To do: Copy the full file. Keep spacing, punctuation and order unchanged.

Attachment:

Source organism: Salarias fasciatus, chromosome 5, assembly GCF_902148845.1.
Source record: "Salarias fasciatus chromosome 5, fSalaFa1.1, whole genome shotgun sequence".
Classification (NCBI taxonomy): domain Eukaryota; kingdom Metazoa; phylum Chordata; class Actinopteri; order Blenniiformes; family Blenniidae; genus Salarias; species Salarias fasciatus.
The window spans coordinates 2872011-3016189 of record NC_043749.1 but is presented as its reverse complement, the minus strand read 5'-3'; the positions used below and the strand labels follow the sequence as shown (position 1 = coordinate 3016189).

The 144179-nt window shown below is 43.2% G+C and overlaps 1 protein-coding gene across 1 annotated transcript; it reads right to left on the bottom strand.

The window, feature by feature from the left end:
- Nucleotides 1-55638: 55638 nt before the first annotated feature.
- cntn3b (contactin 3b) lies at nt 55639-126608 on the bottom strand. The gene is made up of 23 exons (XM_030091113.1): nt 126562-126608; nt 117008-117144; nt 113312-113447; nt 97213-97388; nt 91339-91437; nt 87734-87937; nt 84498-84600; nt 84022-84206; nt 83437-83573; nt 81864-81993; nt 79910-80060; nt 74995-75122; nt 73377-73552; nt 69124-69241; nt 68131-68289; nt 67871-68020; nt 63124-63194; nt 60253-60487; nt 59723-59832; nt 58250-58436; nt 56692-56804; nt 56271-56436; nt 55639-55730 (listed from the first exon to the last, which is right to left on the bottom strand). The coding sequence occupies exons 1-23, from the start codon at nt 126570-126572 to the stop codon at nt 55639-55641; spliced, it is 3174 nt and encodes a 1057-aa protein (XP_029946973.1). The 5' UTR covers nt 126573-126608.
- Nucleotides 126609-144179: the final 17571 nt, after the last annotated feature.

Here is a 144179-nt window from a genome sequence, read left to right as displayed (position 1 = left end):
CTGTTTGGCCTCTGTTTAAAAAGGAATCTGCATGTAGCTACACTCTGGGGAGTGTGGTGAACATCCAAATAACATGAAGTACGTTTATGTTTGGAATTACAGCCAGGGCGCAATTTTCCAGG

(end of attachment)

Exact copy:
Source organism: Salarias fasciatus, chromosome 5, assembly GCF_902148845.1.
Source record: "Salarias fasciatus chromosome 5, fSalaFa1.1, whole genome shotgun sequence".
Classification (NCBI taxonomy): domain Eukaryota; kingdom Metazoa; phylum Chordata; class Actinopteri; order Blenniiformes; family Blenniidae; genus Salarias; species Salarias fasciatus.
The window spans coordinates 2872011-3016189 of record NC_043749.1 but is presented as its reverse complement, the minus strand read 5'-3'; the positions used below and the strand labels follow the sequence as shown (position 1 = coordinate 3016189).

The 144179-nt window shown below is 43.2% G+C and overlaps 1 protein-coding gene across 1 annotated transcript; it reads right to left on the bottom strand.

The window, feature by feature from the left end:
- Nucleotides 1-55638: 55638 nt before the first annotated feature.
- cntn3b (contactin 3b) lies at nt 55639-126608 on the bottom strand. The gene is made up of 23 exons (XM_030091113.1): nt 126562-126608; nt 117008-117144; nt 113312-113447; nt 97213-97388; nt 91339-91437; nt 87734-87937; nt 84498-84600; nt 84022-84206; nt 83437-83573; nt 81864-81993; nt 79910-80060; nt 74995-75122; nt 73377-73552; nt 69124-69241; nt 68131-68289; nt 67871-68020; nt 63124-63194; nt 60253-60487; nt 59723-59832; nt 58250-58436; nt 56692-56804; nt 56271-56436; nt 55639-55730 (listed from the first exon to the last, which is right to left on the bottom strand). The coding sequence occupies exons 1-23, from the start codon at nt 126570-126572 to the stop codon at nt 55639-55641; spliced, it is 3174 nt and encodes a 1057-aa protein (XP_029946973.1). The 5' UTR covers nt 126573-126608.
- Nucleotides 126609-144179: the final 17571 nt, after the last annotated feature.

Here is a 144179-nt window from a genome sequence, read left to right as displayed (position 1 = left end):
CTGTTTGGCCTCTGTTTAAAAAGGAATCTGCATGTAGCTACACTCTGGGGAGTGTGGTGAACATCCAAATAACATGAAGTACGTTTATGTTTGGAATTACAGCCAGGGCGCAATTTTCCAGG